Re: CBW, phase deafness, etc. (Peter Cariani )

Subject: Re: CBW, phase deafness, etc.
From:    Peter Cariani  <peter(at)>
Date:    Thu, 13 Jul 2000 20:09:30 -0400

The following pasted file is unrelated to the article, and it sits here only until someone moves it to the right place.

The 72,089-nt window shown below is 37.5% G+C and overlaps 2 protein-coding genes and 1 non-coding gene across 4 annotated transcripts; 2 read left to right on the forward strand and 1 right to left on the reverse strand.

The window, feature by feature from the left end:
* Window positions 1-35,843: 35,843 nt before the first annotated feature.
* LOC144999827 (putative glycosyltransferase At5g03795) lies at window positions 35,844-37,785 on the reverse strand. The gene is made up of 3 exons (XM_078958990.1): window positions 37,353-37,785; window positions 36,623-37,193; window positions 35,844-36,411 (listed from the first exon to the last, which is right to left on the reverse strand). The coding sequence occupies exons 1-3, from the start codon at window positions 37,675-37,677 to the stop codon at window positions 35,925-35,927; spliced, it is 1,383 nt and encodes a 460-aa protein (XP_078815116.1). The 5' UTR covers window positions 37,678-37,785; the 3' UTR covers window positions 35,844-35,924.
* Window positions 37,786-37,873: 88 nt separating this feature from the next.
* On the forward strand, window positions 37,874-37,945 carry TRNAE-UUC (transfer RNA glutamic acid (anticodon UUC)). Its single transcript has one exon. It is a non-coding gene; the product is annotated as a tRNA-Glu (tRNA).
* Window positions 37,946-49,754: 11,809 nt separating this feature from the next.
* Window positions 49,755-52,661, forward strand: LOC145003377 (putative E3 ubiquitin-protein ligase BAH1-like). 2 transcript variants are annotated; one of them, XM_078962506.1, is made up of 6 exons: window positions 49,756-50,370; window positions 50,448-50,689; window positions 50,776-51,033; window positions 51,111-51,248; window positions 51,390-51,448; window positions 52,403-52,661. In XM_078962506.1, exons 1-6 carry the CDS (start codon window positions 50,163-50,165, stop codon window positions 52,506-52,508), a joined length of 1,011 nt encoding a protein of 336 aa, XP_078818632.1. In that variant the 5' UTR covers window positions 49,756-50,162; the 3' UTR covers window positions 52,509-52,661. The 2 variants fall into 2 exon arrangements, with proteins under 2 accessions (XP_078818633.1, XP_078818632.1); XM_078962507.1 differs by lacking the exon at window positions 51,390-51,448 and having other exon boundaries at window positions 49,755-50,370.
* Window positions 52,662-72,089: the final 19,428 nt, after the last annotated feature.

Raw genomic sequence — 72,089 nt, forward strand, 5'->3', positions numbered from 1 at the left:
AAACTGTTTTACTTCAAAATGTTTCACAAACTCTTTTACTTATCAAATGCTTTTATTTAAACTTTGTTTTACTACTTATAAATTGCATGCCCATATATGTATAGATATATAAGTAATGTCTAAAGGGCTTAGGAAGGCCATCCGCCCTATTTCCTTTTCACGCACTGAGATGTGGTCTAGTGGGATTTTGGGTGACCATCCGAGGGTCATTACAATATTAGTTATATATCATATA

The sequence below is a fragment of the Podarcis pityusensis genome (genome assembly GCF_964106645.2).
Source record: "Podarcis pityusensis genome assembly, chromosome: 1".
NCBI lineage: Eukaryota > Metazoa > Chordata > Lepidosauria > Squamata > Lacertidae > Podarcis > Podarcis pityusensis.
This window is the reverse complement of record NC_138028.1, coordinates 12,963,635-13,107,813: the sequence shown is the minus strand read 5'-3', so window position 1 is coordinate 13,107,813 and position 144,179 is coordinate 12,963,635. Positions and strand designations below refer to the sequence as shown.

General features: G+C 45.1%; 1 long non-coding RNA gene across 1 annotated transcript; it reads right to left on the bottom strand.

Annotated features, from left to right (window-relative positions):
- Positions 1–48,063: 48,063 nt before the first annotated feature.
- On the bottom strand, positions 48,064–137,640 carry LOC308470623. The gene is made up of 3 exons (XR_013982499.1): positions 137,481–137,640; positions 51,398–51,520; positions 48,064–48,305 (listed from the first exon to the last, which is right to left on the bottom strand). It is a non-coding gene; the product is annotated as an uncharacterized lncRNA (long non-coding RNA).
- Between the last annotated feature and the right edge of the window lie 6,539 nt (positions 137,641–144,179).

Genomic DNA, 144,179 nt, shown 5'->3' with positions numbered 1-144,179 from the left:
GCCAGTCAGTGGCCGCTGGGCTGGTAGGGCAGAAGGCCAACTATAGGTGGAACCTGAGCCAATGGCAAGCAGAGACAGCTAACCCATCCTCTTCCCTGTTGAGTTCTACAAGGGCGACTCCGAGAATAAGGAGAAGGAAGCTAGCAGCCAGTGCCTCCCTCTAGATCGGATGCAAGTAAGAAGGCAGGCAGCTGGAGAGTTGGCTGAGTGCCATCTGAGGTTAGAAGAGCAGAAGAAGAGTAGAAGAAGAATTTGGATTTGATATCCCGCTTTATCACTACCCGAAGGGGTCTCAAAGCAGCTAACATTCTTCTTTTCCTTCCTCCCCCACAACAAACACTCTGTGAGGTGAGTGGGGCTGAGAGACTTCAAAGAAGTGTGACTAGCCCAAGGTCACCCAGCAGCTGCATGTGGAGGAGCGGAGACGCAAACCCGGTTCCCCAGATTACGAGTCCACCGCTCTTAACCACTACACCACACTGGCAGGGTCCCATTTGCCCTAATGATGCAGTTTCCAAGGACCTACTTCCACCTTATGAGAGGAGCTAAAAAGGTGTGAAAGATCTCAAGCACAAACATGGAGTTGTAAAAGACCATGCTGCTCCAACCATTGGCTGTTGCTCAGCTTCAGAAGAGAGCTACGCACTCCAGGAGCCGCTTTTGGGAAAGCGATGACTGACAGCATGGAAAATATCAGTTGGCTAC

Dear Eckard, I had imagined you, like Martin Luther, nailing your auditory theses on the auditorium door, but little did I anticipate your moral wrath! (I'd be interested in seeing the full set of theses). I'm not sure I understand your moral/existential question or your parable. Perhaps it would be more direct to simply state your beliefs and values and then give whatever objections you have to particular research being done. I am fully prepared to justify my work and the work of many others both on scientific and moral grounds, if need be. The situation is far from your allegory of an evil physician (or Nazi doctors for that matter) sacrificing children, and is more commensurate with the moral questions involved with eating meat (am I to assume that you are a vegetarian?). But perhaps one should not ask a question unless one really wants an answer. I'm not clear on your "late understanding" of the (nature of?) the data -- were you unaware that these pictures of the neural activity in the auditory nerve were compiled from experimental data? I am also unclear as to the nature of your question concerning variation of the phase of the fundamental -- in our experiments stimuli were numerically synthesized and delivered via a D/A converter that also sent a sync pulse to an event timer, so the stimuli are always the same in every (measurable) respect from presentation to presentation. The data are based on many repetitions, but the discharges of the fibers are describable via the interaction of stimulus-driven deterministic processes and stochastic ones, such that the PST histogram is a fair representation of the probability of a fiber's firing at a given time relative to the onset of the stimulus. As far as we know, the individual discharges of different auditory nerve fibers innervating different hair cells (e.g. with different CF's) occur independently of one another, once one factors out the account the common, stimulus-driven process. (As far as I know no one has seen intrinsic inter-fiber spike correlations, e.g. in which in the absence of a stimulus, a "spontaneous" discharge in fiber A increases the probability of a discharge in fiber B at some later time). In each fiber, there are short-range correlations that are due to recovery from the last action potential, and some very weak, long range correlations that are seen in pulse-count distributions (>>100 ms). If this independence assumption is largely correct, as it appears to be, then the ensemble of PSTs is also a fair picture of what is occuring in the auditory nerve as a function of time. It is by far the most detailed and precise account we have of the information that the brain receives when an acoustic stimulus is presented to the ear. Having such a picture of what is going on in the auditory nerve is indispensible if we are to understand how we hear, what aspects of neural activity translate into auditory percepts, and how to design prosthetic devices that improve and restore hearing function. More of these neurograms need to be constructed, displayed, and pondered. Where do you come up with this assumption of phase-drift, if I understand you correctly? The fibers faithfully register the phase structure of the stimulus as it is presented to them after cochlear filtering. The fine temporal structure of the stimulus is impressed on the fine structure of the neural discharges, taking into account cochlear filtering and the limits of phase-locking. The phase information is there, and there are some situations where phase transients can alter which patterns fuse together. Regarding autocorrelation, which is not an "easy" or intuitive tool for many (would that it were so!; it would be so much easier, believe me, to go along with the spectrographic, frequency-domain perspective, and you have pointed out some of the deficiencies in that worldview), there are a number of points that need to be kept in mind. As far as objections to population-interval representations go, the conclusions of Kaernbach and Demany should not be taken at face value, and certainly not in their entirety. It's an interesting and worthwhile paper, but one should read it critically. 1) The "autocorrelation" model that they knocked down was not neural model; it was a simple autocorrelation of the stimulus. Their model did not compute a summary autocorrelation over all CFs, it did not take into account the cochlear tuning, the broad, asymmetric nature of the tails of tuning curves, decline of phase locking with frequency, nor spontaneous activity. The population-interval representations that we estimated from neural data and Meddis and Hewitt estimated from their computer simulations take into account all of these factors, some of which can play a significant role when particular stimuli are considered. The model that they knocked down was not the model that anybody holds literally. It is true that the population-interval distributions resemble stimulus autocorrelation functions in many respects, especially for stimulus with components below 2 kHz, so I call them "autocorrelation-like" representations but there are still differences between the autocorrelation function and the interval-based representation (see below). 2) The stimuli were harmonic complexes whose harmonics (F0=3D100 Hz) were all above 5 kHz and were mixed with low-pass noise. The pitches produced were weak without the intervening clicks. I made some high-pass click trains with intervening clicks but without the LP noise, and the intervening clicks do effectively mask the 100 Hz pitch of the HP click train. Without the noise, the difference is like night and day. This is a very valuable perceptual observation that K & D have made, that intervening clicks mask out the pitch of the isochronous train if these are high pass clicks. I also made click trains with harmonics of less than 2 kHz, and in this case the intervening clicks do NOT effectively mask the 100 Hz train. A simple interpretation is that for the high-frequency harmonics, there is a representation of the waveform envelope (based on first-order intervals and modulation analysis), while for low frequencies, the representation looks more like an autocorrelation (intervening clicks don't disrupt the periodic pattern). K & D's demonstrations and conclusions, right or wrong, apply to these pitches produced by high harmonics, not to low ones (which yield the strongest pitches and by far are most important for understanding speech and music). 3. K & D assumed that each of their clicks would give rise to a spike in an auditory nerve fiber. It turns out that this may be an incorrect assumption. I observed the responses of a few high CF auditory nerve fibers to such stimuli. The fibers show plenty of 10 msec all-order intervals when there are no intervening clicks, but do not show prominent interval peaks at 10 msec when there are intervening clicks. I believe that this is because when the intervening click comes just before one in the isochronous pattern, large numbers of high CF fibers reliably fire and are in refraction for the subsequent click. As a result, the all-order interval distribution that is produced by such stimuli is not what K & D supposed, and in this case, the all-order interval distribution seems to follow the psychophysics. 4. So, what do we have here? The population-interval models assume that some kind of analysis is performed on the population-interval distribution that is the product of many prior processes (e.g. cochlear filtering, transduction, synatptic, spike initiation, and possibly even the effects of efferents). For high-frequency harmonics, all-order interval distributions reflect the shapes of envelopes rather than the fine structure of the stimulus (as they do for low-frequency harmonics). This representation takes into account these differences, and thus provides a "unified" explanation for pitches produced (or masked) by both low and high harmonics. K & D presented an interesting, provocative, and useful demonstration, but (I think) their interpretation had faults. It's been somewhat of a surprise to me how fast and easily people have taken their (in my opinion, overdrawn) conclusions at face value. 5. In short, lower frequency hearing has more autocorrelation-like qualities (intervening clicks don't mask much; fine structure not envelopes matters, phase is largely irrelevant for pitch and timbre), while high frequency hearing has more modulation-like qualities (intervening clicks mask, envelope matters, phase can change envelope shape and modify pitch). High frequency hearing looks a great deal like what we visualize the situation in the electrically stimulated nerve to be: many fibers firing at initial wavefronts and being together in refraction for subsequent ones). The autocorrelation-like character of low-frequency hearing calls periodicity representations based on modulation tuning into question -- intervening clicks, phase manipulations, and inharmonic tunings that would be expected to disrupt representations based on first-order intervals or modulation-tuned units (I'd appreciate counterarguments here, perhaps I am mistaken). 6. There are interesting questions that concern how pitches created by psychophysically resolved and unresolved harmonics relate to the different means of generating interspike intervals (by means of envelopes produced by interacting harmonics, by means of phase-locking to the individual harmonics themselves). I have the impression that many psychophysicists tacitly associate resolved harmonics with spectral pattern mechanisms and unresolved harmonics with temporal ones (following Schouten, perhaps, but not Licklider). There is a natural way of making this distinction in interval-based theories: between intervals that are produced by individual harmonics and those that are produced by interacting harmonics. As one increases in absolute frequency above 2 kHz, phase-locking declines and intervals associated with envelopes dominate. Likewise, as harmonic numbers increase, harmonic spacings become smaller relative to tunings, their interactions prevail and envelopes dominate. So, there can be a linkage between psychophysically--resolved/unresolved harmonics and different modes of generating all-order interspike intervals. Whether one wants to call these "two mechanisms", or rather the consequence of a "unified representation" depends on one's perspective. I do believe that the auditory system has a unified, general purpose, phylogenetically-primitive means of representing sounds, be it some kind of central spectrum or central autocorrelation or central periodicity maps. Just as there is an anatomical bauplan, there may be a neurocomputational bauplan -- basic strategies for representing and processing information. It is easy to give up on looking for underlying order, harder to actually find it. And it is always tempting to proliferate special-purpose mechanisms for this or that little function, and to pass the integration and coordination buck upwards to omniscent central processors somewhere in the cortex. -- Peter Cariani Autocorrelation and population-interval distributions: similarities and d= ifferences First, the population-interval representations which I am discussing are "autocorrelation-like" in many respects, but they are not identical in all respects to the autocorrelation function, being the product of cochlear and neural processes. The ways in which they resemble stimulus autocorrelations lie in the positions of major and minor interval peaks. The ways in which they differ have to do with neural absolute and relative refractory periods (no intervals less than 700 usec), cochlear filtering and nonlinearities, and half-wave rectification (no negative amplitudes). Many of the nonlinearities in cochlear and neural processes manifest themselves in altering the relative sizes of interval peaks (but not their positions), and in some cases the introduction of additional (small) interval peaks associated with cochlear distortion products (at 1/(2f1- f2)). A representation system like this is very well suited for estimation of frequency/periodicity over a wide dynamic range -- the nonlinearities do not affect the positions of the interval peaks on which those estimates are based. Thus whether and how cochlear nonlinearities matter for some perceptual function depends crucially on the nature of the neural representation involved in that function. Eckard Blumschein wrote: > > Dear Peter Cariani and List, > > Do we live up to our responsibility? I remember of the reason why a > physician committed an incredible crime. He performed deadly experiment= s > with children just because he intended to become a professor. Even more > tragically, the girls and boys were sacrificed for nothing. The > unscrupulous experiments were based on wrong assumptions. Nonetheless, = the > doctor falsified his identity and managed getting recognized for a whil= e. > Cats are quite different from humans. However, I am not sure whether or= not > I myself might sometimes be to blame for carelessness that could cost > further lives of animals. > > In particular, I asked for more data concerning "block-voting". > Fortunately, Peter Cariani outed himself. I have to apologize not just = for > not mentioning him but also for late understanding the data by Miller a= nd > Sachs, and, of course, the similar ones by Delgutte et al., too. Maybe,= I > am just not aware of awareness of others concerning some consequences o= f > two peculiarities. My first suspicion has proven correct. The figures b= y > Secker-Walker and Searle or by Shamma are somewhat misleading since the= y > are based on many repetitions but possibly suggest a snapshot. My secon= d > suspicion is, phase of fundamental might have varied each time. In > principle, it would be possible to check this by means of a synchronize= d > stimulus. Referring to my initial remark, I would not consider this > necessary. > > I see a lot of consequences. CBW or more naturally speaking the width o= f > neural tuning curves depends on variance of phase and approximately amo= unts > half a period (i.e. 1/2CF) for periods below refractory time, even if > frequency resolution at inner hair cells (notice, I am avoiding the ter= m > basilar membrane) might be much higher. Deafness against phase also bec= omes > understandable, etc. > > Finally for this time, I would like to briefly take issue against > application of autocorrelation function. I know, this easy tool was fav= ored > not just by Peter Cariani. Possibly we both can agree. I realized him > writing autocorrelation-like representations and operations. What about= me, > I go along with Kaernbach/Demany who provided psychoacoustical evidence > against autocorrelation theories in JASA (1999), more strictly speaking > against perception of all-order inter click interval (ICI). Please forg= ive > me my heretical mistrust in general suitability of any available > mathematical tool in case of hearing. Since M=FCller (1838), I see all > efforts doomed to failure, so far. Instead, I imagine the neurons to > preferably detect coincidence of lowest order. For instance, a first or= der > ICI dominates over any second or higher order ICI. A key to many keys m= ight > hopefully be my suggestion that tonal perception is based on zero order > ICIs. I uttered this idea for the first time this year in Oldenburg aft= er I > got aware that atonal perception across all CFs starts to become gradua= lly > amenable as soon as period exceeds refractory time. In that case, the > normally dominating zero order tonotopic intervals are presumably getti= ng > increasingly corrupted. > > Sincerely, > Eckard Blumschein